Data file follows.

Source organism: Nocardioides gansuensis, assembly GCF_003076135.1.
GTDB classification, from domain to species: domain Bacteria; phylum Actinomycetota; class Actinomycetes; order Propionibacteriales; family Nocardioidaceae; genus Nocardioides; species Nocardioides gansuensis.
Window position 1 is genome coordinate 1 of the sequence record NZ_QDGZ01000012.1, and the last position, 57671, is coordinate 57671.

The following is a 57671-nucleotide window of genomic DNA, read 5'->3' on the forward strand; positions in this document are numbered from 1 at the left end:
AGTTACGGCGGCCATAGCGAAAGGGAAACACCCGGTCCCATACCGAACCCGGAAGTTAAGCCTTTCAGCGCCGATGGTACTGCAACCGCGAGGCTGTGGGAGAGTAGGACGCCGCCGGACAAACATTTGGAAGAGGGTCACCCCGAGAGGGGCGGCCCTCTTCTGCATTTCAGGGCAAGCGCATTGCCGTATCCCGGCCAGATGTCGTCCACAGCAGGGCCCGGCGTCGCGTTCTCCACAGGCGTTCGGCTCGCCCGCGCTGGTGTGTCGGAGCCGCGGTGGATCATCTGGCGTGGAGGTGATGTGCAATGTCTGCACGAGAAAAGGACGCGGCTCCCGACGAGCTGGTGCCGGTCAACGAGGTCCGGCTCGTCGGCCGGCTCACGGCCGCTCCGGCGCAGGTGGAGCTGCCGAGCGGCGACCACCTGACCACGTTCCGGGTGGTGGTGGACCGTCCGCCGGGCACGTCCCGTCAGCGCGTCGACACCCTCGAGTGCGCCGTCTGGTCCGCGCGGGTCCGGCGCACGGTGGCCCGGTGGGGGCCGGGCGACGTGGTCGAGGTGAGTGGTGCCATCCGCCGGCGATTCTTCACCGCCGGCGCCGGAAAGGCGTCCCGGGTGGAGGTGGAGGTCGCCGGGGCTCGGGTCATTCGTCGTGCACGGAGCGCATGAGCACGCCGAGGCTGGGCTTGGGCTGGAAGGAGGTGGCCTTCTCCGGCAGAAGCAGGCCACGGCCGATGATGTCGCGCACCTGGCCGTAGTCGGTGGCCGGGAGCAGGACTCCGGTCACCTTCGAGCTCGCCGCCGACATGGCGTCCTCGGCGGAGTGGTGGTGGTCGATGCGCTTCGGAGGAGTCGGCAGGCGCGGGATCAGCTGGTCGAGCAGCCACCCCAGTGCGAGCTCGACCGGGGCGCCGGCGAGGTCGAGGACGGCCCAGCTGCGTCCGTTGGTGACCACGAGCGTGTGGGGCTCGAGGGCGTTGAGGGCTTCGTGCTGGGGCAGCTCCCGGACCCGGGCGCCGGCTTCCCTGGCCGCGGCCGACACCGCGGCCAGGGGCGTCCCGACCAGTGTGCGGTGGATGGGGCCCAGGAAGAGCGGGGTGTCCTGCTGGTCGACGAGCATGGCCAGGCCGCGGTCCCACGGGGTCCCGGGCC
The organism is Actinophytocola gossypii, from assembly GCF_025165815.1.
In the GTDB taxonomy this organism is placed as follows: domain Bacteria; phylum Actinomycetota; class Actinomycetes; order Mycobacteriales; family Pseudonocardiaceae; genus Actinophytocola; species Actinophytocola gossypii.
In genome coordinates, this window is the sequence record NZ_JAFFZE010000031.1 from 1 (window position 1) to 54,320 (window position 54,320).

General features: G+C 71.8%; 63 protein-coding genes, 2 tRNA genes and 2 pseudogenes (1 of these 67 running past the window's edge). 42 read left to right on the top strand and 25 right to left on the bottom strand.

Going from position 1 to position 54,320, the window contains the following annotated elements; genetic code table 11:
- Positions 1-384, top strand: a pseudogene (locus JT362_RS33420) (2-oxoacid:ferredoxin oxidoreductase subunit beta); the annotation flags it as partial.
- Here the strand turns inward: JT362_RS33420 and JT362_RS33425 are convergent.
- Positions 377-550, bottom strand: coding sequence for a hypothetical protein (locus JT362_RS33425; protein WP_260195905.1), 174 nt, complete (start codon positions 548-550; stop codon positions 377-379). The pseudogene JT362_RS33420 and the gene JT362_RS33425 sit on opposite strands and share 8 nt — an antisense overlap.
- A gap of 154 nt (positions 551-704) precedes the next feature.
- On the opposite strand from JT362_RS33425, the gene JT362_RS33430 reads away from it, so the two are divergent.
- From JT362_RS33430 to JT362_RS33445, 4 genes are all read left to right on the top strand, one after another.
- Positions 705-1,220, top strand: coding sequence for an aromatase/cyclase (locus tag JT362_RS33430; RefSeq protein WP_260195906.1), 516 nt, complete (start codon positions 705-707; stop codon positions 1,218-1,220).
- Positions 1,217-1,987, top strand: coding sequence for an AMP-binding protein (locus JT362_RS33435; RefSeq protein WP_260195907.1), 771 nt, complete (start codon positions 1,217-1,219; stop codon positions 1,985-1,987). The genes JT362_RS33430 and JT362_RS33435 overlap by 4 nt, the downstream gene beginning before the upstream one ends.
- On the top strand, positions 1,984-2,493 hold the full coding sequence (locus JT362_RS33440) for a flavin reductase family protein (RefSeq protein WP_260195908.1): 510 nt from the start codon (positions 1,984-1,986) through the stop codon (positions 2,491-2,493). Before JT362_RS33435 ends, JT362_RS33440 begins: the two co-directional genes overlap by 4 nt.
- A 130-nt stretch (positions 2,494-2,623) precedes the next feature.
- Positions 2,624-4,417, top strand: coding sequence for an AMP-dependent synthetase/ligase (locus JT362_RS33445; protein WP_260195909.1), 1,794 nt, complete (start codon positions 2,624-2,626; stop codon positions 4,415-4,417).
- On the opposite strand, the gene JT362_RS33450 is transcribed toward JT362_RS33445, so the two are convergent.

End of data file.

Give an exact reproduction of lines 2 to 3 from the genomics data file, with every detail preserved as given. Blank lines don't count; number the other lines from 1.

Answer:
GTDB classification, from domain to species: domain Bacteria; phylum Actinomycetota; class Actinomycetes; order Propionibacteriales; family Nocardioidaceae; genus Nocardioides; species Nocardioides gansuensis.
Window position 1 is genome coordinate 1 of the sequence record NZ_QDGZ01000012.1, and the last position, 57671, is coordinate 57671.